On systems other than Windows 10, switching everything off gives the desktop a Windows 95-style look and feel. It is surprising to note how much of the so-called “flat look” of Windows 10 relies on graphical flourishes when you switch everything off.
Use a Windows cleanup tool
Your first point of call when wanting to speed up a laptop is to use software that trawls through the disc drive looking for all the files and folders you never use.
Data, such as web browser caches, temporary files, cookies and such like, can clog up your laptop, making it run slowly. One program that’s been around for years is CCleaner.
Not only will it clear your drive of these files, it can also check the registry for problems there. There is also a tools tab so you can uninstall programs, disable startup items and find the files that take up loads of space.
First, download and install CCleaner from here. Once installed, start the application. This will open on the cleaner tab. Click on Run Cleaner and this will scan the drive looking for items such as temporary internet files, memory dumps and more advanced stuff like cleaning out Prefetch data. You can choose what items you want to scan for, such as specific applications or system components.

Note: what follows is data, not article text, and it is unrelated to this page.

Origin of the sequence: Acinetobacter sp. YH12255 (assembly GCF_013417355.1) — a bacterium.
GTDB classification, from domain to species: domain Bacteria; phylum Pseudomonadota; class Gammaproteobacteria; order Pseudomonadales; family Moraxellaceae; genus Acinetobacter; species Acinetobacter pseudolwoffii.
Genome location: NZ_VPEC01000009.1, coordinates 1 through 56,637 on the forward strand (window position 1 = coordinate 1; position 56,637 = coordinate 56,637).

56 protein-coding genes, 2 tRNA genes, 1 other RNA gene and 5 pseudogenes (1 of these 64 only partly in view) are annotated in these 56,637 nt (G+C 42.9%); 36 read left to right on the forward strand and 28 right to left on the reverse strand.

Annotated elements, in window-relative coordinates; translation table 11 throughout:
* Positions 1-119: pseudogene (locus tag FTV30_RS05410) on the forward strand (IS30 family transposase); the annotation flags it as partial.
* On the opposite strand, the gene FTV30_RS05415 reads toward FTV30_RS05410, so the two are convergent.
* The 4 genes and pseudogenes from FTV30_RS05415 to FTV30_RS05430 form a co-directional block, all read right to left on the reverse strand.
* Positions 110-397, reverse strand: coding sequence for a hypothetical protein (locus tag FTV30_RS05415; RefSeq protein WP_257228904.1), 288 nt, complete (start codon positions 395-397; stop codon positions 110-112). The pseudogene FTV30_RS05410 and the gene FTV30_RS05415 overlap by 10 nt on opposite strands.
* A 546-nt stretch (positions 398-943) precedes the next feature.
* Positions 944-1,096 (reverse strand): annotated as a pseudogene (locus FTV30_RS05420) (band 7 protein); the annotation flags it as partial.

Second, click on the Registry tab to clean this of unnecessary entries that could slow down your laptop.
Third, use the Tools tab to uninstall various programs and apps already installed on your system. Sometimes, PC manufacturers pre-install unwanted apps (known as bloatware) and removing these can really speed up your computer in no time.
Old mechanical hard drives suffer a lot from defragmentation (this doesn’t happen on solid state disk so you can skip this step).
This means that files are often scattered across a drive and this slows the machine down as it tries to access all portions of the file. Defragging will put the files back together again and hopefully increase speeds of hard drive access at the same time.
To defrag your hard drive, go into the control panel, select “System and Security” under Administrative Tools.
You can analyse the drive to see how fragmented it is. Next, click on the drive you want to defrag. This will then run the process, speeding up the drive.